One familiar trope in legal malpractice cases is the workers’ compensation – personal injury situation in which a plaintiff is injured on the job, but may have claims against non-employers as well as against the employer. Schwenger v Weitz, Kleinick & Weitz, LLP 2019 NY Slip Op 2605(U) September 4, 2019 Supreme Court, New York County Docket Number: 159856/2018 Judge: Robert D. Kalish is a varient of that issue. He was determined to be an employee. However, there was overlap between his WC counsel, his personal injury counsel and his later appellate counsel. After the appeal, who was the attorney and who let the WC case lapse?
“Based upon the instant motion papers, there appears to be no dispute that the underlying action was initially brought in Supreme Court, New York County, in 2003. From early on it apparently became clear that a significant issue in the underlying action concerned whether Plaintiff was an employee of NYU such that his exclusive remedy would be pursuant to the Workers’ Compensation Law (the “applicability issue”). According to Mittman Defendants, they were retained by Defendant Paul B. Weitz, Esq. and Defendant Weitz, Kleinick & Weitz, LLP (“Weitz Firm”) (collectively, “Weitz Defendants”), sometime in 2004, to litigate the applicability issue.
There is no dispute that between 2004 and 2011, Mittman Defendants made multiple appearances before the Workers’ Compensation Board to litigate the applicability issue. There also appears to be no dispute that on or about March 2013, the full panel of the Workers’ Compensation Board issued a decision (the “2013 Decision”) determining that there was an
employee-employer relationship between Plaintiff and NYU and, as such, Plaintiffs exclusive remedy was through the Workers’ Compensation Law. There also appears to be no dispute that shortly after the 2013 Decision, Mittman and Plaintiff communicated via e-mail, wherein Mittman expressed to Plaintiff that Plaintiffs only recourse was to take an appeal before the Appellate Division, Third Department; and Mittman further communicated that he was “not in a position” to perfect such an appeal on Plaintiffs behalf. (See Mittman Aff. in Supp. if 14-20; Schwenger Aff. in Opp. iii! 13-20, Ex. F [March 2013 Email Exchange].) The parties further agree that Plaintiff filed a notice of appeal pro se before the Third Department and was eventually represented by separate counsel in said appeal. (Id.) ”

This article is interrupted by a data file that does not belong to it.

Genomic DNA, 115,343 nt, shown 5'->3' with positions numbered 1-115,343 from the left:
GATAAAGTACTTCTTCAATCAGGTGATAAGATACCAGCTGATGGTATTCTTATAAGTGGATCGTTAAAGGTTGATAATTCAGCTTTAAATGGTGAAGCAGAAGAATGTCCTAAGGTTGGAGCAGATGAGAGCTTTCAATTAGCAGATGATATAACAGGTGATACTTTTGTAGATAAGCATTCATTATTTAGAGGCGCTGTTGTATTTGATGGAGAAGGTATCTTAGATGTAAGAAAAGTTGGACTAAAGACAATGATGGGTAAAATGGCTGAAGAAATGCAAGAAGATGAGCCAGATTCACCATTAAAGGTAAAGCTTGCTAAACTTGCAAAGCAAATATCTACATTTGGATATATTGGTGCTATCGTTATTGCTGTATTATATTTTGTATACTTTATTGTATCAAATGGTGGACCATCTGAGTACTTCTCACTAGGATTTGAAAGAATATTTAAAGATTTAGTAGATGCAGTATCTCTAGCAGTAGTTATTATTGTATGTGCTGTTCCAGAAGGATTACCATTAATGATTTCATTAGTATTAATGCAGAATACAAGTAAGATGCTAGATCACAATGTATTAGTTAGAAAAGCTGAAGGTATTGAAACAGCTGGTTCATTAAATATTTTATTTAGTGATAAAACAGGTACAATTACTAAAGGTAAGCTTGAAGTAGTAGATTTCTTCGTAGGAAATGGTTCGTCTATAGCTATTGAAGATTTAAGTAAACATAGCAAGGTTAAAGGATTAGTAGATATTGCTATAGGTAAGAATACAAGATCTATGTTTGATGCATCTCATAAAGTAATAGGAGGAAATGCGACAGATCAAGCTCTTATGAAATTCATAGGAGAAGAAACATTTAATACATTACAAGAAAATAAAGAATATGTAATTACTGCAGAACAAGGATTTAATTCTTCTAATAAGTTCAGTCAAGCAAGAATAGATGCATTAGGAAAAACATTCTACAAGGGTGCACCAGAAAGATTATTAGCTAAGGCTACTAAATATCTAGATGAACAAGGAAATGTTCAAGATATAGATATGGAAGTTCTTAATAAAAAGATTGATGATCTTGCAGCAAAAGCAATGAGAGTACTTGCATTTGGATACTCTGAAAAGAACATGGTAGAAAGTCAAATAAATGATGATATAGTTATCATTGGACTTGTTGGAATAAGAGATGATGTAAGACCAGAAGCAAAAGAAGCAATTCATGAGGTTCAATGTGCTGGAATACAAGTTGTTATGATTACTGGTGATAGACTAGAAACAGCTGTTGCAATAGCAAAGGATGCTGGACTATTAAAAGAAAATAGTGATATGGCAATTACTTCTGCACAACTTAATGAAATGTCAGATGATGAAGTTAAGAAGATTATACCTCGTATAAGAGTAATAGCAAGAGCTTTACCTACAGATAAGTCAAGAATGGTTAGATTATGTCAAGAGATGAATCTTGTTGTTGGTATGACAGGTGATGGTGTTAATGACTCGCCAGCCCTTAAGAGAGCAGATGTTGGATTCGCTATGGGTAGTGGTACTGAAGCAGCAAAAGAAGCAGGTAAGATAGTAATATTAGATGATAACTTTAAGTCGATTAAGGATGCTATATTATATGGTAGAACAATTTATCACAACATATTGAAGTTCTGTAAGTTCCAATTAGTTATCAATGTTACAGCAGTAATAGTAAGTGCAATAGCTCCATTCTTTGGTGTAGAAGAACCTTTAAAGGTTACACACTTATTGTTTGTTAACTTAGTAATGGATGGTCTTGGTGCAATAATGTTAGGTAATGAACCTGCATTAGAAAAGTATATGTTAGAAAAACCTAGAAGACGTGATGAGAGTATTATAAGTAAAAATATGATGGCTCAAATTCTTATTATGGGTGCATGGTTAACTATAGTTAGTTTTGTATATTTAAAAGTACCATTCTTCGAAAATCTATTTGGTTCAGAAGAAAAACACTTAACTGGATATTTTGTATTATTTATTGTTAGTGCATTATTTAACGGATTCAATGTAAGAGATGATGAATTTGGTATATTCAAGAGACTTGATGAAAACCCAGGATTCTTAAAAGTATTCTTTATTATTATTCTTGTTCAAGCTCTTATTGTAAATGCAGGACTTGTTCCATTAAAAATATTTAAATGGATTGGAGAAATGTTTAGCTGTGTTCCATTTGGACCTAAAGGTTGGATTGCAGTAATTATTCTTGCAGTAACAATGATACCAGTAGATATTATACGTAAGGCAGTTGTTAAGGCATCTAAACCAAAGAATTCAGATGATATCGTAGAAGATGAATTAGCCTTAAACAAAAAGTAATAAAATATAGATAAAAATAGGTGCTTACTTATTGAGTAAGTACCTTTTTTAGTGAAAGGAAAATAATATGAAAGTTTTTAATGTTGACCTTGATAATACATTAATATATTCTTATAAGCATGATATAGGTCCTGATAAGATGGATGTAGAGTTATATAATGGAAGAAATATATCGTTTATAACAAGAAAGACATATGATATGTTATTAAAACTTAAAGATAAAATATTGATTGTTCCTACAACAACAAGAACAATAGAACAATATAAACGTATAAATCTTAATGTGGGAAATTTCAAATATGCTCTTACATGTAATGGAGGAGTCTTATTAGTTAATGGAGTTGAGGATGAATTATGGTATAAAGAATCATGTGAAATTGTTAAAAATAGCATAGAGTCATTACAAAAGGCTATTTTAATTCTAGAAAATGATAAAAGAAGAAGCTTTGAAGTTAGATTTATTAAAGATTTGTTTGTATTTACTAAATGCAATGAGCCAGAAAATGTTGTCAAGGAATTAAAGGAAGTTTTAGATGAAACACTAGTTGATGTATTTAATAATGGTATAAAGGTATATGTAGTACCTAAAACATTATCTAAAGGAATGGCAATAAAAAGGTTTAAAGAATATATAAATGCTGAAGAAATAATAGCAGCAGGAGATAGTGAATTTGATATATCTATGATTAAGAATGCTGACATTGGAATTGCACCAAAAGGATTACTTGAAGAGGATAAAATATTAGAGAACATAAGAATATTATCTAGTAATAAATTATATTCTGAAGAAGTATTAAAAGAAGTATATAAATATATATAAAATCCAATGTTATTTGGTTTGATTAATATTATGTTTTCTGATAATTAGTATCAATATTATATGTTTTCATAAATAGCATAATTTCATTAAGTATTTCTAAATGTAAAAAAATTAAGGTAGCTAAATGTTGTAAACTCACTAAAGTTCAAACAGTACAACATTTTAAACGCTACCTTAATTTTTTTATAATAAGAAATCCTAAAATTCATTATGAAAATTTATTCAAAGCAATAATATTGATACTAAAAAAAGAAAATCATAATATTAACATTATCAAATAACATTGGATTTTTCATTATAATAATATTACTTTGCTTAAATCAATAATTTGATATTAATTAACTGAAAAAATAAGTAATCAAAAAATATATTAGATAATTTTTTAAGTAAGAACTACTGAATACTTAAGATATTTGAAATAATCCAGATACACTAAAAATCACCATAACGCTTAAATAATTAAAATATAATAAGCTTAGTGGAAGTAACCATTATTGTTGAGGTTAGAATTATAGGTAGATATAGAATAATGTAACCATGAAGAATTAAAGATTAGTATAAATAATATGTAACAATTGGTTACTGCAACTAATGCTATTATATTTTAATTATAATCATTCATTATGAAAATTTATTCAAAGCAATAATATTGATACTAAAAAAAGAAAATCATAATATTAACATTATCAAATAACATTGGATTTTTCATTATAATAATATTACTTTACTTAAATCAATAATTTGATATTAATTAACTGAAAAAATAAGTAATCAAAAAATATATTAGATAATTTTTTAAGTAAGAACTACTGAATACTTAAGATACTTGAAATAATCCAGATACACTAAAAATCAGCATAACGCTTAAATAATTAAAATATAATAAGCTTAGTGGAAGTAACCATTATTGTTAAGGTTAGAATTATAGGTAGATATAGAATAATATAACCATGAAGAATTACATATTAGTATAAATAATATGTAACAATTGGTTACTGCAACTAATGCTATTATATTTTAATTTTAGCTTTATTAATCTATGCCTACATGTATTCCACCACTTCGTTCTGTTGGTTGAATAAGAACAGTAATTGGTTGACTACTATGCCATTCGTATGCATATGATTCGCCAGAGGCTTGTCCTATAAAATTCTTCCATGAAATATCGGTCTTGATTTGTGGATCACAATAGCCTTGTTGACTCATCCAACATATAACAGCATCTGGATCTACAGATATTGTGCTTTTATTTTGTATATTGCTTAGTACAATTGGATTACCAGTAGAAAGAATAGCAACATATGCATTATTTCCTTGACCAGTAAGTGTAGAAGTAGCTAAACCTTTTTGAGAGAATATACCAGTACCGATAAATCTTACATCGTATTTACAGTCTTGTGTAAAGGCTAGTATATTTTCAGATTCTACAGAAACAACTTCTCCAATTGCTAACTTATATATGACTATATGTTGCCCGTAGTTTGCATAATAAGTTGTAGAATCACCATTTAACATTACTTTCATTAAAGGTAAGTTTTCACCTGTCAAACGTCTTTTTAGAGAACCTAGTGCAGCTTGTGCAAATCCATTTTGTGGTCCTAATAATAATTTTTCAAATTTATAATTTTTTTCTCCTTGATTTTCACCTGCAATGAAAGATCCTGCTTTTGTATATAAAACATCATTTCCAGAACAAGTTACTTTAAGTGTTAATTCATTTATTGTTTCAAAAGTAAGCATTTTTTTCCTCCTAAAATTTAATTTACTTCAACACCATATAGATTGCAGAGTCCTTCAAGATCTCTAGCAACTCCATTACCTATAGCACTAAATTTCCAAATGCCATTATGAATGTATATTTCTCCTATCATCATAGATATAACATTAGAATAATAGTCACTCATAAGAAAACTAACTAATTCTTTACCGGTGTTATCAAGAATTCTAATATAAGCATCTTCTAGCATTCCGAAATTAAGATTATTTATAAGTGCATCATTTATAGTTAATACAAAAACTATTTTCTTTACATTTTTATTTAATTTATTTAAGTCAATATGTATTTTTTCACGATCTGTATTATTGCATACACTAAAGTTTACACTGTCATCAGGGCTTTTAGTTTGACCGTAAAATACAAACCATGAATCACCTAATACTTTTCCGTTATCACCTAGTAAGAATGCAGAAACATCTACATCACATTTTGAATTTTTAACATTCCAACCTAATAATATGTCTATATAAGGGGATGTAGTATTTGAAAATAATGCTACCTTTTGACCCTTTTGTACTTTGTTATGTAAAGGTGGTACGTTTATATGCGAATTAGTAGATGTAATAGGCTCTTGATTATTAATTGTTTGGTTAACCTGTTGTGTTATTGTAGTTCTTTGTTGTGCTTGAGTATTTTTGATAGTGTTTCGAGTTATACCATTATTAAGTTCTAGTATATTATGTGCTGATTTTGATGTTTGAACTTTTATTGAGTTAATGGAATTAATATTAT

“On the instant motion, Mittman Defendants have established prima facie that the instant action against them is barred by the statute of limitations. The alleged malpractice by Mittman Defendants-purportedly mishandling the applicability issue before the Workers’ Compensation Board-happened no later than March 2013.
The Court finds that Plaintiffs argument that the statute of limitations was tolled, pursuant to the continuous representation doctrine, is unavailing. Here, there is no dispute that from March 2013 to present, Mittman Defendants were not representing Plaintiff with respect to
a specific legal matter. As such, that Plaintiff may have called Mittman Defendants in August 2016 or that Mittman Defendants may have arguably been listed as counsel of record before the Workers’ Compensation Board is insufficient to raise an issue of continuous representation.
Further, there is no dispute that Mittman Defendants communicated to Plaintiff that they were not in a position to continue their representation of Plaintiff in the appeal of the 2013 Decision before the Third Department and that Plaintiff found new counsel to represent him thereafter. As such, there was no reasonable basis for Plaintiff to conclude that Mittman Defendants were still actively involved in Plaintiffs claim.
As such, the complaint must be dismissed as against Mittman Defendants.”